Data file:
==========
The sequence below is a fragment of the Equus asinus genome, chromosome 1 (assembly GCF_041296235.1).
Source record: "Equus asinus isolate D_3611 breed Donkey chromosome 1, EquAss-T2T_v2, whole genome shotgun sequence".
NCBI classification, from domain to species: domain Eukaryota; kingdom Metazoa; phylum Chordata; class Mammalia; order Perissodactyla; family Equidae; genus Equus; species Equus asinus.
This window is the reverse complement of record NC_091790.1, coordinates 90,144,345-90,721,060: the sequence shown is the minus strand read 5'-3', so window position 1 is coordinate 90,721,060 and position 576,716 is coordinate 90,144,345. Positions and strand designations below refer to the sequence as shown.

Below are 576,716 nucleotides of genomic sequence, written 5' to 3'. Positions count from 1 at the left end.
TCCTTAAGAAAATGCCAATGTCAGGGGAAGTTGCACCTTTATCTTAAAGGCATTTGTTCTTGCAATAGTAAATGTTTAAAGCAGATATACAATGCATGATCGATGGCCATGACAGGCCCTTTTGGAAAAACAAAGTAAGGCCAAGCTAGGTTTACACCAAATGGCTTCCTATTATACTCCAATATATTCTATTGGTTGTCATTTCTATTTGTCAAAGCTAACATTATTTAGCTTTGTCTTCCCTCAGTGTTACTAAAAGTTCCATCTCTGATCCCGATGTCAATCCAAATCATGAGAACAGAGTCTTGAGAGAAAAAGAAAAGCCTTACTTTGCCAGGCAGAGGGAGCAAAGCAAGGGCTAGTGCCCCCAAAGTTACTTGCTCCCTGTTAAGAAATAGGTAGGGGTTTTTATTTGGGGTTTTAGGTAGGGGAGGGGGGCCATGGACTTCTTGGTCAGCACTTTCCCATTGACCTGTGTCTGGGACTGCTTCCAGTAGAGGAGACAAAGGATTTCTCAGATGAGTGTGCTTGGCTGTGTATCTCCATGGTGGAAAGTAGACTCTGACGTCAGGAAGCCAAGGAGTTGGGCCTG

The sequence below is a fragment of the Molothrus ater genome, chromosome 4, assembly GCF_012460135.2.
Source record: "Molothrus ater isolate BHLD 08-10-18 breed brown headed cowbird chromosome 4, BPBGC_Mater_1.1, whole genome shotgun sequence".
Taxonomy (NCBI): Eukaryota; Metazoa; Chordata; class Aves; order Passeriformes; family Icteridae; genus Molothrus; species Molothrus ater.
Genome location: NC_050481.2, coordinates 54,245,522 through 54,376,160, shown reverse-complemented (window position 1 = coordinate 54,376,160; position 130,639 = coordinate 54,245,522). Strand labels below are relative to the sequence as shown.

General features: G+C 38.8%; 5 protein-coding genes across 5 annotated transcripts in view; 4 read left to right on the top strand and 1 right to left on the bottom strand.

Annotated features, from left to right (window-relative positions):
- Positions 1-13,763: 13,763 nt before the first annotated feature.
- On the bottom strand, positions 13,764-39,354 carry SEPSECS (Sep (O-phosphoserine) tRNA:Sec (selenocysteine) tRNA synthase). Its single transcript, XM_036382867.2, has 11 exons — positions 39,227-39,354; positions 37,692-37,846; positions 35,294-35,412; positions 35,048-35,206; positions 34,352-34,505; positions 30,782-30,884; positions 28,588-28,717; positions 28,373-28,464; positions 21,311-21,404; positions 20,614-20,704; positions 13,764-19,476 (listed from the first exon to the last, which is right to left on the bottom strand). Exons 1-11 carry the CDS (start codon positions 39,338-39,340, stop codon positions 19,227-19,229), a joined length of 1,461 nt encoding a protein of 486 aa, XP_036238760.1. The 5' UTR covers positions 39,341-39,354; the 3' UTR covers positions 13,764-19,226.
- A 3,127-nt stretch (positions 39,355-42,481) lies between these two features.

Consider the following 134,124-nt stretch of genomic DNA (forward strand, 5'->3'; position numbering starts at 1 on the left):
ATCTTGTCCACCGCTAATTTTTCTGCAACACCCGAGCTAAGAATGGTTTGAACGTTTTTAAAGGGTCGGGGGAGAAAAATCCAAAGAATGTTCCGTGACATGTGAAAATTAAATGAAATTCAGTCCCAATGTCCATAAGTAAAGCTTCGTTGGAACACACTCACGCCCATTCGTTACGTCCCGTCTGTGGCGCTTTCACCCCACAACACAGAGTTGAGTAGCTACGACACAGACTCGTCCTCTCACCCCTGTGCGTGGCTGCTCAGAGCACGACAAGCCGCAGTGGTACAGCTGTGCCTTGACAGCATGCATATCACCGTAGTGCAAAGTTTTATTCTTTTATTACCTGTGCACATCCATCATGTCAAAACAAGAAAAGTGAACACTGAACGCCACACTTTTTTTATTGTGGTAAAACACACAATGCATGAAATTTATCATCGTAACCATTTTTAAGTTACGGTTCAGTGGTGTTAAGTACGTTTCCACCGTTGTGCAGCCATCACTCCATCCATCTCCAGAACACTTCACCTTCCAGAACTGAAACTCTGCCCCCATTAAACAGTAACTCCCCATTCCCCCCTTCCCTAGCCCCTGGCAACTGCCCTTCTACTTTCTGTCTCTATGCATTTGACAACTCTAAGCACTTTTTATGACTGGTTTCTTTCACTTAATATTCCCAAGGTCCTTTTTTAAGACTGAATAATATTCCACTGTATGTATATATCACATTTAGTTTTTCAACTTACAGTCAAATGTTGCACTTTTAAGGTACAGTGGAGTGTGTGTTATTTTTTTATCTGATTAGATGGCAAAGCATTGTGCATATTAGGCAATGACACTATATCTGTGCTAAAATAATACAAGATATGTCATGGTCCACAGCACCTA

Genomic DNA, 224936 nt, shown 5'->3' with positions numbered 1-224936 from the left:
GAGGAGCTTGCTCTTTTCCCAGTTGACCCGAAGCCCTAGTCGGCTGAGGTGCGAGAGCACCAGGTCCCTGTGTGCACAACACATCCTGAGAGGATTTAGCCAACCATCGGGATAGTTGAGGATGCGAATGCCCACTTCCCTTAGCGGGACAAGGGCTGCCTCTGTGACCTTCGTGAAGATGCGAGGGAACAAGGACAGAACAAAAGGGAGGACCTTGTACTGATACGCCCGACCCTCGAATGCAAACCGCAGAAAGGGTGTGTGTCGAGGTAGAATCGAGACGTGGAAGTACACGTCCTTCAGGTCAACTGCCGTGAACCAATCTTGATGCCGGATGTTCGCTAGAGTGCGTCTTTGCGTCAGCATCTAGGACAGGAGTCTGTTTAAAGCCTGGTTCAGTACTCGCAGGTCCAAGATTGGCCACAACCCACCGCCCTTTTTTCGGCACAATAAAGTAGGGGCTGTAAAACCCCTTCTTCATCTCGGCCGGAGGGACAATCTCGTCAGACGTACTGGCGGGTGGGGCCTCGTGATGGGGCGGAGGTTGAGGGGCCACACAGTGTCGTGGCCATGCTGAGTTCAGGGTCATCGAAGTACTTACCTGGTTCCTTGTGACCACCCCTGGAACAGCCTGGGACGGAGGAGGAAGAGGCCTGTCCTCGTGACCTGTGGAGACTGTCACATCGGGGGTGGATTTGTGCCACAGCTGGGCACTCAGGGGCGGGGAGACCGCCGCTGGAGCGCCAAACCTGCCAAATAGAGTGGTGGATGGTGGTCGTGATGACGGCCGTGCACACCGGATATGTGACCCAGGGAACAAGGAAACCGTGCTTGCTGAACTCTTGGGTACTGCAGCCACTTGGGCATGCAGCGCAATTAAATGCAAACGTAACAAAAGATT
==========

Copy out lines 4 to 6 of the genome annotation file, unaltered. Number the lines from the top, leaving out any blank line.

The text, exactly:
This window is the reverse complement of record NC_091790.1, coordinates 90,144,345-90,721,060: the sequence shown is the minus strand read 5'-3', so window position 1 is coordinate 90,721,060 and position 576,716 is coordinate 90,144,345. Positions and strand designations below refer to the sequence as shown.

Below are 576,716 nucleotides of genomic sequence, written 5' to 3'. Positions count from 1 at the left end.
TCCTTAAGAAAATGCCAATGTCAGGGGAAGTTGCACCTTTATCTTAAAGGCATTTGTTCTTGCAATAGTAAATGTTTAAAGCAGATATACAATGCATGATCGATGGCCATGACAGGCCCTTTTGGAAAAACAAAGTAAGGCCAAGCTAGGTTTACACCAAATGGCTTCCTATTATACTCCAATATATTCTATTGGTTGTCATTTCTATTTGTCAAAGCTAACATTATTTAGCTTTGTCTTCCCTCAGTGTTACTAAAAGTTCCATCTCTGATCCCGATGTCAATCCAAATCATGAGAACAGAGTCTTGAGAGAAAAAGAAAAGCCTTACTTTGCCAGGCAGAGGGAGCAAAGCAAGGGCTAGTGCCCCCAAAGTTACTTGCTCCCTGTTAAGAAATAGGTAGGGGTTTTTATTTGGGGTTTTAGGTAGGGGAGGGGGGCCATGGACTTCTTGGTCAGCACTTTCCCATTGACCTGTGTCTGGGACTGCTTCCAGTAGAGGAGACAAAGGATTTCTCAGATGAGTGTGCTTGGCTGTGTATCTCCATGGTGGAAAGTAGACTCTGACGTCAGGAAGCCAAGGAGTTGGGCCTG